Series: Tales of Beauty and Madness #3
Published: February 25, 2015
In the kin world, girls Ruby de Varre’s age are expected to play nice, get betrothed, and start a family—especially if they’re rootkin, and the fate of the clan is riding on them. But after a childhood of running wild in the woods, it’s hard to turn completely around and be demure. Even if your Gran is expecting it.
Then Conrad, handsome and charming, from a clan across the Waste, comes to New Haven to seal alliance between their two families. The sparks fly immediately. Conrad is smart, dominant, and downright gorgeous. Yet as Ruby gets to know him more, she starts to realize something’s…off.
Then, the murders start. A killer stalks the city streets, and just when Ruby starts to suspect the unimaginable, she becomes the next target. Now Ruby’s about to find out that Conrad’s secrets go deeper than she ever could have guessed—and it’s up to Ruby to save her Gran, her clan, and maybe even herself….
Note: Kin is a companion book to Nameless and Wayfarer. You do not need to read them in any particular order to follow the story, though past events are briefly referenced.
Kin is a solid conclusion to the Tales of Beauty and Madness series. Readers finally get into the head of wild, impetuous Ruby and see she has problems and insecurities of her own that she has been hiding beneath her brazen exterior. Though the story is perhaps a little less imaginative than the previous two, it is also less convoluted. Kin is a great send-off for anyone who has come to love the series and just wants one more tale.
The Tales of Madness and Beauty have consistently suffered from irritatingly ambiguous world-building; I’m not the only reader who couldn’t quite wrap my head around the history of the world and the rules of the magic. While the atmosphere is at least familiar by Kin, if still confusing, St. Crow adds a new dimension by finally explaining Ruby’s family. Readers have understood she is “Kin” before now, but here we learn more about what that actually means—and for some reason St. Crow manages to go a lot more into detail on this system of magic than she does with the others. While Nameless and Wayfarer always felt a little slippery to me, I found I could get a nice grip on Kin, and it was refreshing.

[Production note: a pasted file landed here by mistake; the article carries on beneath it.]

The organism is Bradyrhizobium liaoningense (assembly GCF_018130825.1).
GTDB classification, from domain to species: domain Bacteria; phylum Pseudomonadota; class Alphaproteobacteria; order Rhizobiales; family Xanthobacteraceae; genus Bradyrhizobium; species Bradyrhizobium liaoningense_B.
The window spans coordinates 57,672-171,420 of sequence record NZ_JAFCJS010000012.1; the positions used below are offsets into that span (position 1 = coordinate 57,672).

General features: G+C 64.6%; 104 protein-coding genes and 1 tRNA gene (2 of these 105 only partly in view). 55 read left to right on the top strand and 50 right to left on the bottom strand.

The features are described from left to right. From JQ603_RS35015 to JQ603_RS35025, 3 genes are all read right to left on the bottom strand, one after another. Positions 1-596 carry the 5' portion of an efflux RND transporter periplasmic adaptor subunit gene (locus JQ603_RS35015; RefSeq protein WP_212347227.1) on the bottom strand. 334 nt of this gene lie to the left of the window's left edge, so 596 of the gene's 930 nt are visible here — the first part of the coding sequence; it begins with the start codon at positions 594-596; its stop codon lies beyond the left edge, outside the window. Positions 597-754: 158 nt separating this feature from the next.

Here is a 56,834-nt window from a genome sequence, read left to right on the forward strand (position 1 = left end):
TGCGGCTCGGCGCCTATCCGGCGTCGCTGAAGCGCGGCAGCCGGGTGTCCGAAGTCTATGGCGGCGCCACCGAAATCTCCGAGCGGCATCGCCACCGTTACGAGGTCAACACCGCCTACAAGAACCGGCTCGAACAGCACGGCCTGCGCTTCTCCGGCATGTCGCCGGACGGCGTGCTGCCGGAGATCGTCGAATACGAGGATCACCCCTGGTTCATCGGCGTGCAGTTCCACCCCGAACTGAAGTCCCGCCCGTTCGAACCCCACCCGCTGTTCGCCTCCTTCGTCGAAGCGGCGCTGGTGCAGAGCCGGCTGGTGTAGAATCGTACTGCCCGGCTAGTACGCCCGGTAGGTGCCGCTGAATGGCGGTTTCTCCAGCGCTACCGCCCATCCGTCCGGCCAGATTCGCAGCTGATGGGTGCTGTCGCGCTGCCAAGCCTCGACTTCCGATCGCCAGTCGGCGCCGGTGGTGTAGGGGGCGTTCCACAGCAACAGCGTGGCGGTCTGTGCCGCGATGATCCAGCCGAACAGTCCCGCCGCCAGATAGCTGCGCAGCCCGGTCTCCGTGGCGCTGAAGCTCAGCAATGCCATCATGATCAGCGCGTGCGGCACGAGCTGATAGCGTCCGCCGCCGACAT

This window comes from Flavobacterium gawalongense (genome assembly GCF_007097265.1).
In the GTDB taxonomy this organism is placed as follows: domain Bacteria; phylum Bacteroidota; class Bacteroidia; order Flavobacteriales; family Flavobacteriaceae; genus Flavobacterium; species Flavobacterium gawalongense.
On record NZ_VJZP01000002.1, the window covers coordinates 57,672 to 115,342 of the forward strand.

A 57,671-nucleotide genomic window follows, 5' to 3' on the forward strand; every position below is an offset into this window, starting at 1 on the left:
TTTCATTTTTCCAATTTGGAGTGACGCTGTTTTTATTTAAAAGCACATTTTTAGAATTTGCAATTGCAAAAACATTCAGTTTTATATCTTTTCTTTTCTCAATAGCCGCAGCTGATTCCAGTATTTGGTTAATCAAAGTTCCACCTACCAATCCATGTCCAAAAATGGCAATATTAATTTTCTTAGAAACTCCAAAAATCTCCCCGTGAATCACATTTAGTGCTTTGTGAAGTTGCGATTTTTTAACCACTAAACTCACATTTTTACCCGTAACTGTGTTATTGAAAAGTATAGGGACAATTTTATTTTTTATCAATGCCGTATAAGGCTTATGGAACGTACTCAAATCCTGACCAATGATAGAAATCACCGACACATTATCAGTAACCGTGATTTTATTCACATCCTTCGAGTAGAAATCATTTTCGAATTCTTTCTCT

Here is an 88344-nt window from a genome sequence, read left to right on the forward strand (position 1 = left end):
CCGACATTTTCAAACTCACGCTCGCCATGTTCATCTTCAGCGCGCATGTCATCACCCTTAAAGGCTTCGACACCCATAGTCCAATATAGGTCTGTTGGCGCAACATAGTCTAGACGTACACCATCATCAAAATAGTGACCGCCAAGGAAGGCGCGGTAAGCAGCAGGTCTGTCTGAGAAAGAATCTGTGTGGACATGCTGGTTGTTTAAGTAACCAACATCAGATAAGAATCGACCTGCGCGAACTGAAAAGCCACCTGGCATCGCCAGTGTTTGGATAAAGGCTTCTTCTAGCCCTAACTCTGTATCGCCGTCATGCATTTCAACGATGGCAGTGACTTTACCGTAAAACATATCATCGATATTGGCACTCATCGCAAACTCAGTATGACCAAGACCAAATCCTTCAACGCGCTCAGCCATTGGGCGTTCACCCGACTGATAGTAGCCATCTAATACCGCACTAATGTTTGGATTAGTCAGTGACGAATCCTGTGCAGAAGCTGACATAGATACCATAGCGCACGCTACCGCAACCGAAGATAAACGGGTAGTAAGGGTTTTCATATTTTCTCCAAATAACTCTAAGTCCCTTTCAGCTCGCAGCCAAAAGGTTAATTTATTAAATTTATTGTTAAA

Unfortunately, the plot of Kin was also a lot clearer, but not in a good way. Readers may be surprised to see that the book jacket gives away the answer to the mystery in the story, but it’s really not a spoiler. The text itself goes out of its way to point out the villain to the readers, consistently pointing out that something should have been a warning to Ruby or she would realize later what a bad sign it was (as if Conrad’s abusive behavior isn’t enough of a bad sign to readers without such authorial intervention). I enjoyed reading Kin anyway, but it’s unusual for a book to be so upfront about what its own plot is and what the resolution is going to be before the actions even begins. Perhaps St. Crow felt the fact that Conrad is the villain was so obvious, she might as well embrace it instead of even playing at suspense.
While Kin isn’t quite the madcap, confusing ride that Nameless and Wayfarer were, it’s still a lot of fun. Readers finally learn the secrets of the Kin and get introduced to characters who are only alluded to previously, such as Ruby’s grandmother. (There are even a couple of cute Kin boys!) In fact, I found it kind of nice to end such a strange series on this more tempered tone. Everything wraps up fairly neatly, and I’ve gotten about as much of the world and the characters as I want. (Though I’d probably be first in line to buy if St. Crow wanted to do a companion series about some new characters. Can we go over the Waste???)